Rust Cohle, Jesus, and God: What ‘True Detective’ Is Really Saying About Religion


And so True Detective is over and done with — for this season, anyway. The past eight weeks have seen all manner of internet speculation on what the show is about, and in the wake of last night’s excellent finale, we have a complete series to which we can apply such theories. Clearly, there are all manner of recaps to read on the web (and on Flavorwire), but I want to focus on one particular aspect of the show: what it has to say about religion, and the way we define the meaning of our lives. Spoilers ahead, obviously, so don’t read unless you’ve watched the season finale.

From the beginning, religion has gotten pretty short shrift on True Detective — particularly from Rust Cohle, the show’s endearingly nihilistic antihero. It didn’t take people long to complain that True Detective was “anti-Christian,” but honestly, that complaint only served to illustrate how people tend to pick and choose the things that offend them (especially on the internet.)

The idea of True Detective being anti-Christian, or even anti-religious, misses a much deeper point. Nic Pizzolatto’s narrative is about many things, but most importantly, it explores the nature of storytelling. (I’m not the first to argue this — Pasha Malla’s excellent piece for Slate last week came to a similar conclusion.) The show takes many different approaches to the theme, but the finale suggested that perhaps the most important was an exploration of the stories we tell ourselves.

The most succinct formulation of this idea comes from The Daily Beast‘s Andrew Romano, who wrote this morning, “In the earliest episodes of True Detective, Pizzolatto established a clear dichotomy. On the one hand, there’s investigation — storytelling as a search for the truth. On the other hand, there’s religion — storytelling as an escape from the truth.”

This is entirely correct, but I’d argue that True Detective‘s conception of storytelling as an escape from the truth extends beyond religion. The show isn’t so much anti-religion as anti-self-delusion, of which religion is only one manifestation. When you think about it, there really isn’t a whole lot of difference between Christianity and the Yellow King mythos and Rust’s nihilism — they’re all stories that characters told themselves to give meaning to their lives, and they’re all ultimately destructive and delusional. Life isn’t defined by a cross or a devil net, but nor is it entirely meaningless. In the end, Rust’s nihilism softens into what we might call classic existentialism, the idea that we give our own lives meaning. Just like everyone else in the show, nihilism is a story he’s been telling himself.

This is why anyone who wants to argue that Rust’s near-death revelation was somehow about “finding God” or any such thing is entirely missing the point — it’s not like he’s been converted to the idea that hey, everything’s great after all! It’s more that, like Willard meeting Kurtz, he’s seen the extreme of where his nihilist philosophy can lead, and recoiled from it. And beneath that darkness, he saw something warmer. He’s been on a death trip for decades, but at the last moment he found a reason to live, the thing he’s been seeking all these years.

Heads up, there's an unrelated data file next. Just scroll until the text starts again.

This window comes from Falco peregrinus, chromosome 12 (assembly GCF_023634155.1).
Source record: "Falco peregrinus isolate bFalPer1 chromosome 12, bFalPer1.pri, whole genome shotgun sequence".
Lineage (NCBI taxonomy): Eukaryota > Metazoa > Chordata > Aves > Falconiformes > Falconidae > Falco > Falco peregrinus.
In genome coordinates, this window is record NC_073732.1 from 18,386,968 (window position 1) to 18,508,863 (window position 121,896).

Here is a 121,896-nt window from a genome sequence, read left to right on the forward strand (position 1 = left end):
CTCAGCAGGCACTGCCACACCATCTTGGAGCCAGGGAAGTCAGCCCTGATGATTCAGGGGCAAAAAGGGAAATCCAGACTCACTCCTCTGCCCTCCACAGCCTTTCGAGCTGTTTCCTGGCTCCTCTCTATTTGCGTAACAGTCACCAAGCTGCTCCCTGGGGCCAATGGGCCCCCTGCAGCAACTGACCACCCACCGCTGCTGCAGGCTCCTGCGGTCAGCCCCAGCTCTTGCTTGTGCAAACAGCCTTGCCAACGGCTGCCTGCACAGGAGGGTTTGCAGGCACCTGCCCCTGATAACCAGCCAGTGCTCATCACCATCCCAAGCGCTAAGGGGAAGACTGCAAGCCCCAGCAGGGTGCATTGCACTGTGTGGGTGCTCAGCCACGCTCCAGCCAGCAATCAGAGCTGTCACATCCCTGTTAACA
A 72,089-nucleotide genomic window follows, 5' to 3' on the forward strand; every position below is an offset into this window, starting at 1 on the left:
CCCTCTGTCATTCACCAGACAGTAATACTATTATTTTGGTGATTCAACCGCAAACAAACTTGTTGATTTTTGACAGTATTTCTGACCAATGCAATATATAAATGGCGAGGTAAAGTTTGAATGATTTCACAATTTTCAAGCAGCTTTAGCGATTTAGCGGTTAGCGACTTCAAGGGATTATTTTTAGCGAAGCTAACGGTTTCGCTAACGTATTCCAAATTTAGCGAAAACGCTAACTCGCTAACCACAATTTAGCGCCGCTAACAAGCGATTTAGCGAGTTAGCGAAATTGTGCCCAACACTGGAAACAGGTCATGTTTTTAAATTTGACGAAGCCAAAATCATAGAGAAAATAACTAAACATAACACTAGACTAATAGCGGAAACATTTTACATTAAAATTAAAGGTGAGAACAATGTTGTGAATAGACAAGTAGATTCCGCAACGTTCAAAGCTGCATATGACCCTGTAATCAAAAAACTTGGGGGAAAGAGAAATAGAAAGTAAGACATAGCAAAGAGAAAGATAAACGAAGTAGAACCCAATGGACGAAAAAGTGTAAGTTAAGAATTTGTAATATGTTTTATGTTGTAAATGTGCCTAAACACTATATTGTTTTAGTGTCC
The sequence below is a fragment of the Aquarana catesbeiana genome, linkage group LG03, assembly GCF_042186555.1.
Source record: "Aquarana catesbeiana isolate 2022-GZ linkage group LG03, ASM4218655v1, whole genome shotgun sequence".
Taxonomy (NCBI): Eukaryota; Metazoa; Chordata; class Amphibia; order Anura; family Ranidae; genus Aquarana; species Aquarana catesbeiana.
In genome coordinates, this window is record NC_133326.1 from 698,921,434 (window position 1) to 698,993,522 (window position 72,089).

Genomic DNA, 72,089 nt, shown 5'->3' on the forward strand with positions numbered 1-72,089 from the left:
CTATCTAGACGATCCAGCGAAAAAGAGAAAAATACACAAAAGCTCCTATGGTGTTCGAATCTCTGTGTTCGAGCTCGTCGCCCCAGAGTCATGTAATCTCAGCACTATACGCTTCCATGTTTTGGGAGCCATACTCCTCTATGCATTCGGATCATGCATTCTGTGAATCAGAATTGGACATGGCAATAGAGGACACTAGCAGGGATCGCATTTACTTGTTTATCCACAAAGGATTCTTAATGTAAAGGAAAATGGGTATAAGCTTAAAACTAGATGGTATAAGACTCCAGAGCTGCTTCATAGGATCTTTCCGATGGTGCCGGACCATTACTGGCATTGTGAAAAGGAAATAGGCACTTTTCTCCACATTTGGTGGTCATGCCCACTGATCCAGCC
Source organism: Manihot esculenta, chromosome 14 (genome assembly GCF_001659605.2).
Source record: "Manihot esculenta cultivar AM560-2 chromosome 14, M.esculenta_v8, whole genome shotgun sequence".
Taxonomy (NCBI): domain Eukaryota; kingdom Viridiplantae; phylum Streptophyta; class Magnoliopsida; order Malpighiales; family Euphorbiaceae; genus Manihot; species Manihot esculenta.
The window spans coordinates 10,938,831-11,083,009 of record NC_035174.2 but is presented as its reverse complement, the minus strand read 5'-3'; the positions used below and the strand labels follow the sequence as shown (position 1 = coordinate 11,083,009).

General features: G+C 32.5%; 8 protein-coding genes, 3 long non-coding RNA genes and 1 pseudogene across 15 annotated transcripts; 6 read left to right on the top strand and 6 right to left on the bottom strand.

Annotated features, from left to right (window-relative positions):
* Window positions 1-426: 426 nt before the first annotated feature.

That’s not to say there aren’t plenty of fascinating religious allusions in the finale. As Matt Zoller Seitz points out, there’s a definite parallel between Jesus offering himself up for crucifixion and Rust’s journey into Carcosa. In both cases, we have a man offering himself up for death, and in both cases redeeming others by doing so. Rust even gets stabbed in the side. Presumably Jesus wasn’t expecting to get resurrected, either — and doesn’t Rust look more than a little Christlike in that hospital bed?

The thing to take from this, it seems, is that if we define our lives by anything, it should be by the love and compassion we have for others. It’s not in the stories we tell ourselves — be they deranged tales of Carcosa and human sacrifice or self-serving lies about being a great family man or nihilistic philosophical musings about flat circles and the secret fate of all life. It’s by our deeds. This, I think, is the great lesson of this whole story: that our lives have no meaning beyond what we ourselves give them, and if we do that by believing a whole lot of extradimensional mumbo-jumbo, we’re cheating no one but ourselves.

And for anyone who thought it was all too neat, remember that as far as happy endings go, this one comes with a lot of whacking great asterisks. Marty still remains estranged from his family because of his own actions. Rust is still a bereaved father who’s alone in the world. And most importantly, the Tuttles are at large. Our imperfect heroes slew the monster of Carcosa, but the monster’s keepers are very much out there. As Rust observes early on in the series, “This is a world where nothing gets solved.” This sentiment is echoed by Marty in the finale: “We ain’t gonna get them all. That ain’t the kinda world it is.”

It’s not. It’s a world that’s absurd, in the philosophical sense of the word. But it’s the one and only world we have to live in, not a world of fairy tales and monsters and Yellow Kings and salvation through repentance.